There are lots of different approaches to paying commissions to salespeople. Some work very well, some just do the job, and some are absolutely hated.
Commissions are not just about money but perhaps more importantly about recognition.
It’s an actual high!
What transpires in our minds when we are acknowledged and rewarded? Our brains crave more attention. They actually yearn for it.
The hypothalamus and dopamine receptors are two parts of the brain that are impacted by recognition. The chemical dopamine, which promotes happiness and fights depression, is delivered to dopamine receptors in the hypothalamus, which in turn regulates basic biological processes like eating and sleeping.
Regular hypothalamic stimulation and dopamine synthesis are increased by recognition, which influences the brain’s adaptability and boosts output and quality of work.
Regular wins are addictive – Las Vegas understands this concept
The more we understand human psychology, the more modifications we can make to our daily routines and working environments to fully use what the brain has to offer. To take advantage of rewards and recognition psychology and create businesses with a competitive edge, you must first understand it. Why not take advantage of the chance to easily and swiftly raise the standard of living for your employees and the output of your companies?
Rewards and acclaim are beneficial to us. It increases the duration of our careers, our health, and our general well-being, and it encourages workers to feel more commitment to their work. It changes the structure of our brains at the molecular level, and it’s the best-kept secret to luring and keeping talented workers.
So how to design commission programs? Easy, we get more of what we reward and less of what we disincentivize.
Too many commission programs are deceptive. Lots of small print and conditions which make actually earning commissions almost impossible. The result is the salespeople will quickly learn they can’t win and will stop working beyond the minimum that keeps them employed.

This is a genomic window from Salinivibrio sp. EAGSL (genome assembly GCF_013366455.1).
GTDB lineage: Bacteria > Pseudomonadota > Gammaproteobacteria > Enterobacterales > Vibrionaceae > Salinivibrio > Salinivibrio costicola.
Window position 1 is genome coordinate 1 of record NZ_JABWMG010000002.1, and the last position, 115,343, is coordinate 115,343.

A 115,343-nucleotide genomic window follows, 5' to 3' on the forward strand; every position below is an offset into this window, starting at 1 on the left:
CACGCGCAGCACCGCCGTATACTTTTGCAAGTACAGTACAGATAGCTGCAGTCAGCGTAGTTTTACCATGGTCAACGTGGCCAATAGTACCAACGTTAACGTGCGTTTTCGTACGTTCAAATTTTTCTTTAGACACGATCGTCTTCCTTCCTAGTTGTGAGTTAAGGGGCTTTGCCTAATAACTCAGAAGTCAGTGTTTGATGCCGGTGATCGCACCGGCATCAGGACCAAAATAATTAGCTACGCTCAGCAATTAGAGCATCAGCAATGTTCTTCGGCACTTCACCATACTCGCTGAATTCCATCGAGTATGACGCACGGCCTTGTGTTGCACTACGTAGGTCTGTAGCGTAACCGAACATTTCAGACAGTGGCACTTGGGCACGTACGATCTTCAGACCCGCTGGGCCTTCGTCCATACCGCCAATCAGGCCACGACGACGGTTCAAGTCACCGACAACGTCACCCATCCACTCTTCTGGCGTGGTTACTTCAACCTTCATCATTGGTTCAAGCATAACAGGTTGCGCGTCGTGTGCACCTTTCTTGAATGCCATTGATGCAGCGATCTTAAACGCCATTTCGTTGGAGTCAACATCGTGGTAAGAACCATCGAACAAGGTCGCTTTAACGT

Commission rates that drop once target is hit or are capped? This absolutely doesn’t make sense. In virtually every business incremental sales is the gravy! Once a company’s sales volume has reached the point where fixed costs like rent and salaries are covered the profit margin, on each incremental sale, goes through the roof! It’s not unheard of for gross margins to increase from 30% to 70% or higher with incremental sales.
Why then would companies cap or lower commission rates on incremental sales?
Despite what might seem illogical, an organization that caps commissions actually makes less money. While cutting costs on incentives may be the motivation for commission caps, it’s important to keep in mind that you’re also reducing performance.
Your compensation costs will go down with a sales commission cap, but your staff will become less motivated as a result. Yes, you’ll give out less incentives but also run the danger of encouraging poorer performance, which could result in decreased revenue. Unfortunately, this could start an even worse cycle of subpar performance and reduced incentives; in such case, nobody wins.
The best commission programs drive sales on the most profitable parts of the business while supporting long term growth.
The number one reason top sales performers leave a company is because of negative changes in commission programs. I have also known companies to fire top performing salespeople because management resented signing off on the high commissions.
Don’t be Penny wise and Pound foolish.